When I first got pulmonary TB at the age of 19 in year 2001, my only wish was not to be prevented by this disease to go on and finish my studies, pass the CPA board exam and then work for a big auditing firm. I thanked God that I finished college and passed the board exam. But getting a job after becoming a Certified Public Accountant was a different story. Rather than accounting the revenues and expenses of big companies, I was accounting how much money my family were spending for my medication and how long have I been undergoing treatment since the time I was diagnosed of the disease. Five years which was equivalent to nine cycles of treatment under the management of private physicians was reasonable enough for a patient like me who had been compliant with the treatment to lose hope and question God on when my prayers would be answered. I was bargaining with the Lord, telling Him that I am willing to give up my dream of being able to practice my profession just to be cured from TB.
In year 2006, I was referred to Tropical Disease Foundation (TDF) by my physician. During that time, TDF was the one specialized in treating drug-resistant TB. My disease was already categorized as an extensively drug-resistant (XDR) TB. XDR-TB strains arises after the mismanagement of individuals with multidrug-resistant TB (MDR-TB). It meant my treatment options are seriously limited.
I relocated to Makati as the treatment would require going to the clinic everyday, 6 times a week, for a minimum of 18 months. My desire to get treated from the disease was unquestionable but then the treatment was undeniably challenging. The drugs that I took during my treatment had many side effects. Sometimes, it felt like the drugs that I was taking to save my life could also be the reason to lose what I was fighting for. It's not easy to suffer from headache and vomiting almost everyday and it was terrifying to experience electrolytes imbalance, drug-induced hepatitis and mostly an irreversible hearing loss when all you simply wanted was to be cured from TB.
You can just imagine how hard for a patient to ready himself in the possibility of becoming totally deaf when the only option was to get treated or else be dead. Before I had my treatment at TDF, my previous doctors had exposed me to other injectable TB medicines. All other side-effects of the medicines I could endure but the irreversible damage to my ears was the least that I could take. Yet I had no choice, I had a very limited line of drugs to take being an XDR-TB patient and choosing to save my hearing seemed to equate in giving up my life.
I finished 18 months of treatment, and started being involved in advocacy activities for TB. Through the efforts of TDF and in partnership with other agencies, they produced MDR-TB Patients Speak video where I was one of the patients who was interviewed. I felt that I was blessed to have survived 8 years of continuous TB treatment and was very grateful to the Lord that I was led to TDF where I got cured and at the same time where I got my first job. March 2009, six months after being declared as cured from TB, my life was once shattered when it was found out that I relapsed.
When I learned about it, my first question was, "Will I die?". As I was aware of the severity of the disease, I couldn't fathom what else was waiting for me but death. Though, a high level of uncertainty in being treated from the disease existed that even the best doctors could not guarantee the positive result of another re-treatment, I still chose to undergo another 24 months of treatment coupled with right upper lung lobectomy.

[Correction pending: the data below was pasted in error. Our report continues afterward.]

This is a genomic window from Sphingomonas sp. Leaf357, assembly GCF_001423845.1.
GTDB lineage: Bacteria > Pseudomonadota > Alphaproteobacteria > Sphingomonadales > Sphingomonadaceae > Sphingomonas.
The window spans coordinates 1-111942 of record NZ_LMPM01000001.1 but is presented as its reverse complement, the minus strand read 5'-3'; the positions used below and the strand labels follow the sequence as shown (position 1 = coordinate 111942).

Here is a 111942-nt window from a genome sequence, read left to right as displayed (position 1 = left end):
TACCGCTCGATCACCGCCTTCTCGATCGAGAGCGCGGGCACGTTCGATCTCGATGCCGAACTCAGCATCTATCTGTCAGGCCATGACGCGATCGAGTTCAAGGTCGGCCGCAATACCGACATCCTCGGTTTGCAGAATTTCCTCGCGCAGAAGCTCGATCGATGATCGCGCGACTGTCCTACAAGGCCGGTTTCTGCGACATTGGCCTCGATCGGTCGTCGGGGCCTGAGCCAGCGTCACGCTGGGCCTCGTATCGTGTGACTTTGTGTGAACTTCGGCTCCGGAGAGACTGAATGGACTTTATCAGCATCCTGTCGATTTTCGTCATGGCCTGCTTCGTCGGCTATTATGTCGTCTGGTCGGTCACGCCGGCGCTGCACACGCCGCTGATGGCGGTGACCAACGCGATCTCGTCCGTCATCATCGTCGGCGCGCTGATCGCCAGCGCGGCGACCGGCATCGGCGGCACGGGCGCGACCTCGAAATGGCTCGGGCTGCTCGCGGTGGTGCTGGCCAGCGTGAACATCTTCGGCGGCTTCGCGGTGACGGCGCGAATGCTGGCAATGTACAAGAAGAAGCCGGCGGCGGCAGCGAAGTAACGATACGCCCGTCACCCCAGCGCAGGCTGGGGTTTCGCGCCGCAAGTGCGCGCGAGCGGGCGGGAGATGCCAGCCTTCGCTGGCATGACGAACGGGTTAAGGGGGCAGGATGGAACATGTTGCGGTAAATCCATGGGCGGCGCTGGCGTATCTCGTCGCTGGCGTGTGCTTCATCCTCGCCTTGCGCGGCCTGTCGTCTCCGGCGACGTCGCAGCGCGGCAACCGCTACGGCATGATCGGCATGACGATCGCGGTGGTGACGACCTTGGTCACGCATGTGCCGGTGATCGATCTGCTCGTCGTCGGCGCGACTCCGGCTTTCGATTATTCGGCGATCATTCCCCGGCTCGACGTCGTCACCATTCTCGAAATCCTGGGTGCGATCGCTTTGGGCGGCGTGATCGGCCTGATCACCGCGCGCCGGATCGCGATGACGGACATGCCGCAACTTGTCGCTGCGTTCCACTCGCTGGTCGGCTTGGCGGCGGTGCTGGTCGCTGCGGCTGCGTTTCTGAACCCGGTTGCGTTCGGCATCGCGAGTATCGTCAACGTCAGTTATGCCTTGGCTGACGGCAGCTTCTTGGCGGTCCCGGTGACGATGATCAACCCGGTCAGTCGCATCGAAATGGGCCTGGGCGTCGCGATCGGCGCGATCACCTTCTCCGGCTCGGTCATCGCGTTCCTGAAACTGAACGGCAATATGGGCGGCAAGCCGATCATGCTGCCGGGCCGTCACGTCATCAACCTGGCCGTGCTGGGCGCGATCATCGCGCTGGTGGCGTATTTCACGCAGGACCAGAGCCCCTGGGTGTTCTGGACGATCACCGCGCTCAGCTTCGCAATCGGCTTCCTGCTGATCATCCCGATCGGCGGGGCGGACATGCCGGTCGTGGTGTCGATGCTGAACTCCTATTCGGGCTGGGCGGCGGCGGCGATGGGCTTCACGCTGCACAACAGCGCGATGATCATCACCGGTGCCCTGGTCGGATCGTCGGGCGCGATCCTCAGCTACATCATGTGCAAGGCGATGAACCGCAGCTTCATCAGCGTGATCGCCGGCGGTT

With God's mercy, I was declared cured after 26 months of treatment. It was truly an epic battle authored by the Lord. This year I officially finished the 2 years post treatment follow-up and currently enjoying a good and healthy life with my previous nurse turned husband Stuart. The discolored skin that I still have and the irreversible profound hearing loss that I will carry through out my life will always remind me of the years I battled with TB and will also be my motivation in joining the call for timely and proper diagnosis and accessibility to quality TB care and treatment. With all the years I spent being a TB patient, I owned it as my responsibility to be involved as much as I can in TB advocacy activities. I started blogging for TB & ME, was interviewed for FighTBack magazine, and was also invited to participate in World TB Day Celebration last March at Washington DC.
As I wanted to reach drug-resistant TB patients locally, I started volunteering for speaking engagements in PMDT (Programmatic Management of Drug-resistant TB) Treatment Centers here in Metro Manila. I and my husband also got involved with the Department of Health (DOH) initiative for TB information dissemination by featuring my story in Maalaala Mo Kaya of ABS-CBN which was aired on national TV last October 12.
In the many times that I prayed to God for healing, He had answered "not yet". It could have been easy to accept that answer of God if it was only a year or two of waiting, but waiting for 10 years was a totally different thing. I would always be thankful to God that He always led me back to Him in all those times that I started to crawl away from my faith in Him and I commend Him for giving me the patience to wait for His perfect time.
God's delay never defeats His purpose. I am now able to practice my profession as an accountant alongside with being an advocate for TB to which I believe God took 10 years to mold me. And to you Lord, it is undoubtedly that "Yes" is my answer to your perfect time.
Link to MMK October 12, 2013 episode
Link to MDR-TB Patients Speak
Link to FighTBack Magazine
April 2009, celebrating my birthday together with hospital health workers
October 2013, Stuart and I together with the lead actress and actor who played our life story in Maalaala Mo Kaya of ABS-CBN